Jungsik - Wine & Spirits Magazine


You’ll find everything in halves, from the cool to the coveted—three pages of wines priced to incentivize your freedom to choose—at this elegant, Korean-inspired restaurant in the old Chanterelle space in Tribeca. Nervous about how chenin will play with a bite of kimchi and smoked squash? Instead of a full bottle, test the waters with a $36 split of Huet’s Vouvray Sec Le Haut Lieu. It cools the kimchi and magnifies the flavor of a squiggle of fried chicken in spicy aioli. Chenin will also take you diving into a spherical bowl of sea urchin over Korean seaweed rice, kimchi and crispy quinoa. The bowl is as white as the plates, the tablecloths, the sweeping banquettes and walls. The chef, Jungsik Yim, put in time at Bouley and Aquavit and had a brush with molecular gastronomy in Spain before opening Jungsik in Seoul; the sommelier, Kyongmoon Kim, worked there before helping to open this New York branch. He’s assembled one of the most balanced lists we’ve seen for Asian-inspired food, focused on elegant wines to match. The Bibim, a salad of tiny cubes of mozzarella, grape tomatoes, julienned romaine and tomato basil sorbet, may be the clearest nod to deconstructionism—sort of an Italian bibim without the bap (rice). But the food places health and comfort above intellectual nitrogen and gastronomic jokes, delivering its share of surprise along with gustatory bliss. Try the silky black cod over a red pepper-soy reduction with Boillot’s 2009 Gevrey Chambertin; or the Five Senses Pork Belly, soft and sweet against a side of spicy, crunchy, sour cabbage, with La Rioja Alta’s 2001 Viña Ardanza. Since either is available in half bottles, a couple can explore both.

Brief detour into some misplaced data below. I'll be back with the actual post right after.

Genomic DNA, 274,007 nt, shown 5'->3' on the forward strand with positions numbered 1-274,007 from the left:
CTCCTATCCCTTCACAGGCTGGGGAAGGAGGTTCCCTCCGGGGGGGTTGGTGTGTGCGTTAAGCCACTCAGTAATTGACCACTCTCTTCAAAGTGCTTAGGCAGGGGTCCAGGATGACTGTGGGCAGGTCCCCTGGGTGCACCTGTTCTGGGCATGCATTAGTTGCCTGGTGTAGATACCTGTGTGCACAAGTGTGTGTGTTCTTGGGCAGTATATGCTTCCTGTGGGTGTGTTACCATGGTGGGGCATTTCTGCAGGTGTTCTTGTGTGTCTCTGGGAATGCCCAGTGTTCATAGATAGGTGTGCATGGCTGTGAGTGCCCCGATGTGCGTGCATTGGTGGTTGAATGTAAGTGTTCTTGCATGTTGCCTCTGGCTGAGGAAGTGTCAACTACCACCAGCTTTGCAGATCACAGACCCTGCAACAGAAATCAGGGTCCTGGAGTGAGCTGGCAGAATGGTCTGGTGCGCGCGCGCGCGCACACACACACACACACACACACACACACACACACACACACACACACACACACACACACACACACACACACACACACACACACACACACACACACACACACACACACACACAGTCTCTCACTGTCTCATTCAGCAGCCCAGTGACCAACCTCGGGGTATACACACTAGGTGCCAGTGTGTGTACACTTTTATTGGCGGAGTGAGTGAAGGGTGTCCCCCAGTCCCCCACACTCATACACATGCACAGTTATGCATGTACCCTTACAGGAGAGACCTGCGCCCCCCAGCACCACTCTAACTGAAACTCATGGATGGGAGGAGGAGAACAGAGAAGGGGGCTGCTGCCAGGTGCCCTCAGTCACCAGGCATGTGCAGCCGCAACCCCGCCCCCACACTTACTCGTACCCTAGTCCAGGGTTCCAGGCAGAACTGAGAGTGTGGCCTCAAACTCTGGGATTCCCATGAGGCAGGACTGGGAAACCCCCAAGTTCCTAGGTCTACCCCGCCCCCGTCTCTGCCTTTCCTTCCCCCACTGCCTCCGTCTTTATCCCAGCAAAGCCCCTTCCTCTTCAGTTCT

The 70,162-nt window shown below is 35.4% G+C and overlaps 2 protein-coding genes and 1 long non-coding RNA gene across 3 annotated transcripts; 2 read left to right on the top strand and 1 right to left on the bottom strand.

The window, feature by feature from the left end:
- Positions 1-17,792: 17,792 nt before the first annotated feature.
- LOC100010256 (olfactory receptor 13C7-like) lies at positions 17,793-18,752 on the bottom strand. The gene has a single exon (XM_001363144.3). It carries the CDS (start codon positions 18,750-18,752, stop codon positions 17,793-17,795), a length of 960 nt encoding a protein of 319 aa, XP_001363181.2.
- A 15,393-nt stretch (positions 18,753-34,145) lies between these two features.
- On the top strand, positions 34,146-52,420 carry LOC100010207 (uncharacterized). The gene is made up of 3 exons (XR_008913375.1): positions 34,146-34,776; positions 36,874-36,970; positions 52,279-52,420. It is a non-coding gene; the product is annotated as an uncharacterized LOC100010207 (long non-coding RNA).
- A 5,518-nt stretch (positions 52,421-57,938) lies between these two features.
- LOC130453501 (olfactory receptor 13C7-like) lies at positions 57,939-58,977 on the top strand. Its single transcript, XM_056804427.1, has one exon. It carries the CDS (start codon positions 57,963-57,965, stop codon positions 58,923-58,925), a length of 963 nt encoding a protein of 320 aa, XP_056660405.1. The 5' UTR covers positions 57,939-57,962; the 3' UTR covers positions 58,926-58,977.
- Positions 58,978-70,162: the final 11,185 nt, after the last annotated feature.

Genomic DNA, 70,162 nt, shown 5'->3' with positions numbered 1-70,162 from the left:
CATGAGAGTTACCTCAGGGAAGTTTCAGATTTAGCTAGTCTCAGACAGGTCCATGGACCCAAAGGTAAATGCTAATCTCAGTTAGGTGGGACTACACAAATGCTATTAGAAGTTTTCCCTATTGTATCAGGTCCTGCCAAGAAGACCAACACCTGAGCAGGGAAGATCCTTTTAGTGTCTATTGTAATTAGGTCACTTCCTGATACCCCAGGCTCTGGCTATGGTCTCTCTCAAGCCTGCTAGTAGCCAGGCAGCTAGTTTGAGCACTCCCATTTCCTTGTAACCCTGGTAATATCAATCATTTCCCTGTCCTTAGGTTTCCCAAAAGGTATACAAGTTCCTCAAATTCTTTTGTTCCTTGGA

2 Harrison St., New York, NY

Korean, Asian Fusion


Joshua Greene is the editor and publisher of Wine & Spirits magazine.

This story appears in the print issue of April 2012.
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